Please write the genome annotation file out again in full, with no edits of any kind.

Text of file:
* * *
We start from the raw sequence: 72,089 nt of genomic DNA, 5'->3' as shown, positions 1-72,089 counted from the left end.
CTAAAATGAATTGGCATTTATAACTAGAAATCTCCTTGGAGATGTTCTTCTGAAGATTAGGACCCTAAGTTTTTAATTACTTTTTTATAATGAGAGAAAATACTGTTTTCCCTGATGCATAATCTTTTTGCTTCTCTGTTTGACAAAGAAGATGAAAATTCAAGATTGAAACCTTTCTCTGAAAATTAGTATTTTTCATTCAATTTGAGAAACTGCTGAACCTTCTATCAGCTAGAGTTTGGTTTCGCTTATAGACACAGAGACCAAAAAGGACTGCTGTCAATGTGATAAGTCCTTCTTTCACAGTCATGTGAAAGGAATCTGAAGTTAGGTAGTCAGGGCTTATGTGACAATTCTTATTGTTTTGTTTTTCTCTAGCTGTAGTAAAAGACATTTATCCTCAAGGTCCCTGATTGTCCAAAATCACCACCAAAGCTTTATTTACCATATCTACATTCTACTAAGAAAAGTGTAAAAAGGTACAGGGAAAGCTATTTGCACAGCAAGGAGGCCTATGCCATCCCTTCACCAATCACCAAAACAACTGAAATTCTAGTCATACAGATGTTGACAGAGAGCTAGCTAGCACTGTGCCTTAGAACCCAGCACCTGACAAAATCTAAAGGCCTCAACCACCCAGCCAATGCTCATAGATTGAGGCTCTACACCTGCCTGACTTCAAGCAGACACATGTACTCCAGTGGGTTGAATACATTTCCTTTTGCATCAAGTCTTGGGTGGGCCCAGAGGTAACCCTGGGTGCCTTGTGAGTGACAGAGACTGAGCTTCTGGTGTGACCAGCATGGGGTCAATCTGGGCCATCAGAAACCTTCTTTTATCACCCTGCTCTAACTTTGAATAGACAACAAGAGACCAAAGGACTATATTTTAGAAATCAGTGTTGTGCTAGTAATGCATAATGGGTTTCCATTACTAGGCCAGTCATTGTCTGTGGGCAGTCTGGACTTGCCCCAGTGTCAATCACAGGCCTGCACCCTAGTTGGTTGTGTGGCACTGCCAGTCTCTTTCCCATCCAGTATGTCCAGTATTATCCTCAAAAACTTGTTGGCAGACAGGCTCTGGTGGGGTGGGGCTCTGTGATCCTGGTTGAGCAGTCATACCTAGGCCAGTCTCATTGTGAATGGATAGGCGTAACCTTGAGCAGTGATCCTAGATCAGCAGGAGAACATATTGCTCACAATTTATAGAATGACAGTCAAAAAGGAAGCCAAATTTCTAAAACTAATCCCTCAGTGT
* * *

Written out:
We start from the raw sequence: 72,089 nt of genomic DNA, 5'->3' as shown, positions 1-72,089 counted from the left end.
CTAAAATGAATTGGCATTTATAACTAGAAATCTCCTTGGAGATGTTCTTCTGAAGATTAGGACCCTAAGTTTTTAATTACTTTTTTATAATGAGAGAAAATACTGTTTTCCCTGATGCATAATCTTTTTGCTTCTCTGTTTGACAAAGAAGATGAAAATTCAAGATTGAAACCTTTCTCTGAAAATTAGTATTTTTCATTCAATTTGAGAAACTGCTGAACCTTCTATCAGCTAGAGTTTGGTTTCGCTTATAGACACAGAGACCAAAAAGGACTGCTGTCAATGTGATAAGTCCTTCTTTCACAGTCATGTGAAAGGAATCTGAAGTTAGGTAGTCAGGGCTTATGTGACAATTCTTATTGTTTTGTTTTTCTCTAGCTGTAGTAAAAGACATTTATCCTCAAGGTCCCTGATTGTCCAAAATCACCACCAAAGCTTTATTTACCATATCTACATTCTACTAAGAAAAGTGTAAAAAGGTACAGGGAAAGCTATTTGCACAGCAAGGAGGCCTATGCCATCCCTTCACCAATCACCAAAACAACTGAAATTCTAGTCATACAGATGTTGACAGAGAGCTAGCTAGCACTGTGCCTTAGAACCCAGCACCTGACAAAATCTAAAGGCCTCAACCACCCAGCCAATGCTCATAGATTGAGGCTCTACACCTGCCTGACTTCAAGCAGACACATGTACTCCAGTGGGTTGAATACATTTCCTTTTGCATCAAGTCTTGGGTGGGCCCAGAGGTAACCCTGGGTGCCTTGTGAGTGACAGAGACTGAGCTTCTGGTGTGACCAGCATGGGGTCAATCTGGGCCATCAGAAACCTTCTTTTATCACCCTGCTCTAACTTTGAATAGACAACAAGAGACCAAAGGACTATATTTTAGAAATCAGTGTTGTGCTAGTAATGCATAATGGGTTTCCATTACTAGGCCAGTCATTGTCTGTGGGCAGTCTGGACTTGCCCCAGTGTCAATCACAGGCCTGCACCCTAGTTGGTTGTGTGGCACTGCCAGTCTCTTTCCCATCCAGTATGTCCAGTATTATCCTCAAAAACTTGTTGGCAGACAGGCTCTGGTGGGGTGGGGCTCTGTGATCCTGGTTGAGCAGTCATACCTAGGCCAGTCTCATTGTGAATGGATAGGCGTAACCTTGAGCAGTGATCCTAGATCAGCAGGAGAACATATTGCTCACAATTTATAGAATGACAGTCAAAAAGGAAGCCAAATTTCTAAAACTAATCCCTCAGTGT